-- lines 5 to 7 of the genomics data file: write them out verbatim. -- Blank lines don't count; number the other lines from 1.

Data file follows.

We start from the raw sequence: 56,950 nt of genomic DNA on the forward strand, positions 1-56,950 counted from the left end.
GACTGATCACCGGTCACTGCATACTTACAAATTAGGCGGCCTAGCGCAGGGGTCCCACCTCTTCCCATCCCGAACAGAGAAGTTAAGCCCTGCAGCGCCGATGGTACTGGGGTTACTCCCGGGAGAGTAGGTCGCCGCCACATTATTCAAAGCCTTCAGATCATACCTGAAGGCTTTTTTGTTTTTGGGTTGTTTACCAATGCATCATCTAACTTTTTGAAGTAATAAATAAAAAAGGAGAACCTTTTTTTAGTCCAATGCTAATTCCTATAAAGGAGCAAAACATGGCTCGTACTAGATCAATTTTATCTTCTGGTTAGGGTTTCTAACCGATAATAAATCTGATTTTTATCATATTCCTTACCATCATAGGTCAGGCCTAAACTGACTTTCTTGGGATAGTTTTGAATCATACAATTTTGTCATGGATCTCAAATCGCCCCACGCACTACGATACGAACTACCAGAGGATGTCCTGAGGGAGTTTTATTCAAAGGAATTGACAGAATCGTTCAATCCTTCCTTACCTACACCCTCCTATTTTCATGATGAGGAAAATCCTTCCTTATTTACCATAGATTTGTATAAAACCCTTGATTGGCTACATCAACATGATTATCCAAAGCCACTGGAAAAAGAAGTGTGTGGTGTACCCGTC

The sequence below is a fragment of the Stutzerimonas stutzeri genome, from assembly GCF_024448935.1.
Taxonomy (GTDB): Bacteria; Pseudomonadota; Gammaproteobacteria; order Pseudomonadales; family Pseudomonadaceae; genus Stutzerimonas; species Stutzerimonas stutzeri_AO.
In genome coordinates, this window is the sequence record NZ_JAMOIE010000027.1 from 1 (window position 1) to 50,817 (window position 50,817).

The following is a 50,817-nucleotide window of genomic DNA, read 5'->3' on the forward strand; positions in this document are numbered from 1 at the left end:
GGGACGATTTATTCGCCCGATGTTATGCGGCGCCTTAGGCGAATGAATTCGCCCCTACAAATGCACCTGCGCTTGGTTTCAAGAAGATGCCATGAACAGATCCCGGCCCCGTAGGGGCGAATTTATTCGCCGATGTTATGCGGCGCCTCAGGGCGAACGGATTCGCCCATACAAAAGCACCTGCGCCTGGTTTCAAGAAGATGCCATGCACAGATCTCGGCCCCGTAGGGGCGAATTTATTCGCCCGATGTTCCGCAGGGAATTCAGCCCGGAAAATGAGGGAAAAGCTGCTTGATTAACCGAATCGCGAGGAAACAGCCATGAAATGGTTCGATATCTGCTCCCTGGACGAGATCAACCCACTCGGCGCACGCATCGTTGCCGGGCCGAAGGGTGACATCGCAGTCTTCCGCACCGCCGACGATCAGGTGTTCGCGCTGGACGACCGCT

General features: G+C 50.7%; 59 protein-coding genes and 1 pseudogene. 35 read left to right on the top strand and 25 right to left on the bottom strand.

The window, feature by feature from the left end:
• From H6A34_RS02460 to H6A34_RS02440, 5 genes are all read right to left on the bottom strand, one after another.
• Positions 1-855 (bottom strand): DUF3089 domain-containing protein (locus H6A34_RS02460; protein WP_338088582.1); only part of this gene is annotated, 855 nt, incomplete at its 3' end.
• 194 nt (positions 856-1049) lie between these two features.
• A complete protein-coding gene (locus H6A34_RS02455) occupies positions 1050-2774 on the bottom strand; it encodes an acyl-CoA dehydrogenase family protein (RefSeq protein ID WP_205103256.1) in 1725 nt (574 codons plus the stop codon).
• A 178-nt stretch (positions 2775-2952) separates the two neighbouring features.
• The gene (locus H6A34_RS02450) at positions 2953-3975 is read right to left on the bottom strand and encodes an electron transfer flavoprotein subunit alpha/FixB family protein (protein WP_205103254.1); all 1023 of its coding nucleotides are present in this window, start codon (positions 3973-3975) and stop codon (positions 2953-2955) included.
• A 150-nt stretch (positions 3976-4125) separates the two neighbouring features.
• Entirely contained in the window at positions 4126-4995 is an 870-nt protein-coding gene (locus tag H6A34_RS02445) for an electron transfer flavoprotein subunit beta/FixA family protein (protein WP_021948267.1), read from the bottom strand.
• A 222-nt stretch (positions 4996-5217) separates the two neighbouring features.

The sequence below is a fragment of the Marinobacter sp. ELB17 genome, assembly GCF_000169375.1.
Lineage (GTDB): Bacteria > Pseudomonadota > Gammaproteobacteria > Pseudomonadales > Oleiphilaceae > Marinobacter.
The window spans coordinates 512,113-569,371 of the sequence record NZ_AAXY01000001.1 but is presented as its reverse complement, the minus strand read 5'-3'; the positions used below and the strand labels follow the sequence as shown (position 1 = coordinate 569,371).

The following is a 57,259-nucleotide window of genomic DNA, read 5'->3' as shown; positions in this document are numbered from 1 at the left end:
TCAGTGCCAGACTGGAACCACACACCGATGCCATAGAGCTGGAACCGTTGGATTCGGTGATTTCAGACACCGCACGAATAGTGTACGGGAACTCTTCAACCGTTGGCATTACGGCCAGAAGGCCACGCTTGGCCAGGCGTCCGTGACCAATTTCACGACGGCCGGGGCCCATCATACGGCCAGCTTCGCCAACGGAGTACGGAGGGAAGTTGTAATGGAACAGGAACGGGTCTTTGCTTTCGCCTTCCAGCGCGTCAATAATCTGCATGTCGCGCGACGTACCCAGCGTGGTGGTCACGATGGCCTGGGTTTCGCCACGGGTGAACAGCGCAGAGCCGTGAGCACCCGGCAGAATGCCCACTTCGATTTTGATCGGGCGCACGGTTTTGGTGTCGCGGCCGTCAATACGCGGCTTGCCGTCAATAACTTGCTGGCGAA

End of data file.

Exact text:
In genome coordinates, this window is the sequence record NZ_JAMOIE010000027.1 from 1 (window position 1) to 50,817 (window position 50,817).

The following is a 50,817-nucleotide window of genomic DNA, read 5'->3' on the forward strand; positions in this document are numbered from 1 at the left end:
GGGACGATTTATTCGCCCGATGTTATGCGGCGCCTTAGGCGAATGAATTCGCCCCTACAAATGCACCTGCGCTTGGTTTCAAGAAGATGCCATGAACAGATCCCGGCCCCGTAGGGGCGAATTTATTCGCCGATGTTATGCGGCGCCTCAGGGCGAACGGATTCGCCCATACAAAAGCACCTGCGCCTGGTTTCAAGAAGATGCCATGCACAGATCTCGGCCCCGTAGGGGCGAATTTATTCGCCCGATGTTCCGCAGGGAATTCAGCCCGGAAAATGAGGGAAAAGCTGCTTGATTAACCGAATCGCGAGGAAACAGCCATGAAATGGTTCGATATCTGCTCCCTGGACGAGATCAACCCACTCGGCGCACGCATCGTTGCCGGGCCGAAGGGTGACATCGCAGTCTTCCGCACCGCCGACGATCAGGTGTTCGCGCTGGACGACCGCT